"We both felt the immediate spark, and as time went on, we realized that our bond had grown into love. Other than with Clare, I had never felt love blossom this way before."
Wofford says he is set to marry Matthew Charlton, a 40-year-old man whom he met nearly 15 years ago, at the end of April. Wofford was married for nearly five decades before his wife, Clare, died in 1996 after battling acute leukemia.
RELATED GALLERY: Learn more about Harris Wofford
Years after wife's death, 90-year-old former senator to marry a man
FILE- In this June 21, 2011, file photo, former Sen. Harris Wofford attends the National Building Museum for the Jefferson Awards for Public Service in Washington. Harris Wofford, 90, talks tenderly of his two loves â his late wife Clare and his soon-to-be spouse Matthew Charlton â in a New York Times opinion piece on Sunday, April 24, 2016. Clare died in January 1996. Harris and Carlton plan to marry April 30. (AP Photo/Cliff Owen, File)
FILE- In this July 15, 1992, file photo, Clare Wofford, left, takes the stage with her husband, former U.S. Sen Harris Wofford, at the Democratic National Convention in New York. Harris Wofford, 90, talks tenderly of his two loves â his late wife Clare and his soon-to-be spouse Matthew Charlton â in a New York Times opinion piece on Sunday, April 24, 2016. Clare died in January 1996. Harris and Carlton plan to marry April 30. (AP Photo/Carol Francavilla, File)
U.S. President John Kennedy and members of the Civil Rights Commission pose during a White House conference on Nov. 22, 1961 in Washington. Reading counter-clockwise, starting at far right, are: Robert S. Rankin; Robert Storey, commission Vice President; the Rev. Theodore Hesburgh, President of Notre Dame University; Spottswood W. Robinson, III; Harris Wofford, presidential aide; Kennedy; Berl Bernhard; Edwin Griswold and John Hannah. (AP Photo/Byron Rollins
Former U.S. Sen. Harris Wofford, right, is consoled by friends following memorial ceremonies for his late wife Clare at Bryn Mawr College in Bryn Mawr, Pa., Saturday, Jan. 6, 1996. Mrs. Wofford died of complications from leukemia Thursday, Jan. 4.(AP Photo/Sabina Louise Pierce)
President Bill Clinton gestures after signing the Martin Luther King Holiday and Service Act, in the Rose Garden of the White House in Washington on August 23, 1994. Looking on from left are Martin Luther King III; Sen. Harris Wofford, D-Pa.; Eli Segal, chairman, Corporation for National Service; and Rep. John Lewis, D-Ga. The bill extends the authorization for the Martin Luther King Jr. Federal Holiday Commission for five years. (AP Photo/Denis Paquin)
Martin Luther King III, left, and Sen. Harris Wofford (D-Pa.), look on as President Bill Clinton signs the Martin Luther King Holiday and Service Act in the Rose Garden of the White House in Washington, Aug. 23, 1994. (AP Photo/Wilfredo Lee)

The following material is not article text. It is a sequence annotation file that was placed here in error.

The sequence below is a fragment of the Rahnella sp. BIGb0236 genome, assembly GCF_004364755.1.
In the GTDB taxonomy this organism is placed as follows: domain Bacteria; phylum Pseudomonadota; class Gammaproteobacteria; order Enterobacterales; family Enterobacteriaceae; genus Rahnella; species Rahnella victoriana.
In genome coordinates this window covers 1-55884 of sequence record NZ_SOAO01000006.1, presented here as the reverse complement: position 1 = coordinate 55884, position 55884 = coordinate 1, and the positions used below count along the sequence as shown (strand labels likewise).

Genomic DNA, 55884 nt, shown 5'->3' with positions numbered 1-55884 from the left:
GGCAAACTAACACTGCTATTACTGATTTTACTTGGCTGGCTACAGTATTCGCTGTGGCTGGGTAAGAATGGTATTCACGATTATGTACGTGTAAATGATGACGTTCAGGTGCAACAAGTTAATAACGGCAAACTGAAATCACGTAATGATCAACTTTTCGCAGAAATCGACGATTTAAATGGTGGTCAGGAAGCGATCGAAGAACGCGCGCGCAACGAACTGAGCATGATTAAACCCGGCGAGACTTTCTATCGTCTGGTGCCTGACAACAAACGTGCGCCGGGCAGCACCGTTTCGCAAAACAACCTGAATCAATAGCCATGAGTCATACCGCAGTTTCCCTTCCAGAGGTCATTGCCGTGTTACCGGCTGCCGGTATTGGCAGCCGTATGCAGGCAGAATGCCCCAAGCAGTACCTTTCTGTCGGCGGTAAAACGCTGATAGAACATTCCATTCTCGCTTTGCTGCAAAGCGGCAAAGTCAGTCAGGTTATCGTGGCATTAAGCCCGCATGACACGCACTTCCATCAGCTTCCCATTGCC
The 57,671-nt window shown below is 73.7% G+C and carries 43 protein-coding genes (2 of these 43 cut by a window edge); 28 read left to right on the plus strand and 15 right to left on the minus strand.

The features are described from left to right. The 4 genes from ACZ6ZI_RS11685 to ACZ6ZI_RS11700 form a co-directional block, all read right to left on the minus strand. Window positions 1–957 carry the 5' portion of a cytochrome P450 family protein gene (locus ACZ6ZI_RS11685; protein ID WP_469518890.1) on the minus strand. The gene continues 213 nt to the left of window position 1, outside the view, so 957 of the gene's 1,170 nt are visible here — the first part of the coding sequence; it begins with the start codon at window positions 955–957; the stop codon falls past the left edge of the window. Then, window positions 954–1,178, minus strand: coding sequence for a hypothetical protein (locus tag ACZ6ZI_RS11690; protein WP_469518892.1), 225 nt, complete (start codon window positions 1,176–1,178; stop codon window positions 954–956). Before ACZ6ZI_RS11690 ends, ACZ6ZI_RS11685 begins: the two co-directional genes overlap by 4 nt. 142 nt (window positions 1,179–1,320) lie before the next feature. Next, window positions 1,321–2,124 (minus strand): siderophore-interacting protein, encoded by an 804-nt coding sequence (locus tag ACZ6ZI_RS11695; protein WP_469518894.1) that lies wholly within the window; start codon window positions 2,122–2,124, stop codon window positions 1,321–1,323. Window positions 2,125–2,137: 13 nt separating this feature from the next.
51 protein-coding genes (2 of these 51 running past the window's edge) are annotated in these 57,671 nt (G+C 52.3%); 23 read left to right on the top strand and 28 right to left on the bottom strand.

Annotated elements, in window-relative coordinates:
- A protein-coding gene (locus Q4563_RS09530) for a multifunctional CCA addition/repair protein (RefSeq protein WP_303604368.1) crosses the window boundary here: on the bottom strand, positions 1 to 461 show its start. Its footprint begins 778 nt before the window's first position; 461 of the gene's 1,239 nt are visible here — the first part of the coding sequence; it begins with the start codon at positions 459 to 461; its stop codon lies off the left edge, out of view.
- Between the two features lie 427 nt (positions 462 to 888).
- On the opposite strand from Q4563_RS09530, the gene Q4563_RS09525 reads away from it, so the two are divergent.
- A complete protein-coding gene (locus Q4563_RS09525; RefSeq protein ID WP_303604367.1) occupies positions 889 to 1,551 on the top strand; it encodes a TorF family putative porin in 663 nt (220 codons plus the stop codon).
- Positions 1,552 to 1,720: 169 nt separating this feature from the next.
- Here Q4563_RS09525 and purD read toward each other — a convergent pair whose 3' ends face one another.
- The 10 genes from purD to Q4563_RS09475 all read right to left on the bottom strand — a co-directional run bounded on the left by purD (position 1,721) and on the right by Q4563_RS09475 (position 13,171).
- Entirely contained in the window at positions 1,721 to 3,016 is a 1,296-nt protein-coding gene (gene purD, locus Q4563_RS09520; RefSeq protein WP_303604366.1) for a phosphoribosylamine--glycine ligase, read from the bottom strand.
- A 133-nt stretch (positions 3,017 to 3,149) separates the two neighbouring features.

First Lady Hillary Rodham Clinton meets reporters on Capitol Hill in Washington Wednesday, June 22, 1994, after a luncheon with Democratic senators to discuss health care reform. Joining the first lady, from left are: Sen. Thomas Daschle, D-S.D., Sen. Paul Wellstone, D-Minn., Sen. Harris Wofford, D-Pa., and Senate Majority Leader George Mitchell of Maine, right. (AP Photo/John Duricka)
KRT STAND ALONE PHOTO SLUGGED: WOFFORD KRT PHOTOGRAPH BY CHUCK KENNEDY/KRT (April 27) Former Pennsylvania Senator Harris Wofford photographed in his Washington, DC office Wednesday, April 13 2005. (Photo by Chuck Kennedy/MCT/MCT via Getty Images)
U.S. President Barack Obama smiles as he awards former U.S. Senator Harris Wofford of Pennsylvania (L) the Presidential Citizens Medal for his advocacy of public service, in the East Room at the White House in Washington, February 15, 2013. Obama honored 18 Americans Friday with the medal, including six teachers who lost their lives protecting students in the Sandy Hook school shooting in December. REUTERS/Jonathan Ernst (UNITED STATES - Tags: POLITICS)
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Wofford says in his letter that he is thankful for the Supreme Court's decision to strengthen "the dignity of marriage" by striking down the Defense of Marriage Act.
"Too often, our society seeks to label people by pinning them on the wall — straight, gay or in between," he adds in the New York Times piece. "I had a half-century of marriage with a wonderful woman, and now am lucky for a second time to have found happiness."
Wofford spent a large part of his career fighting for civil rights. He served as a special assistant for John F. Kennedy and advised Martin Luther King Jr. during the civil rights movement.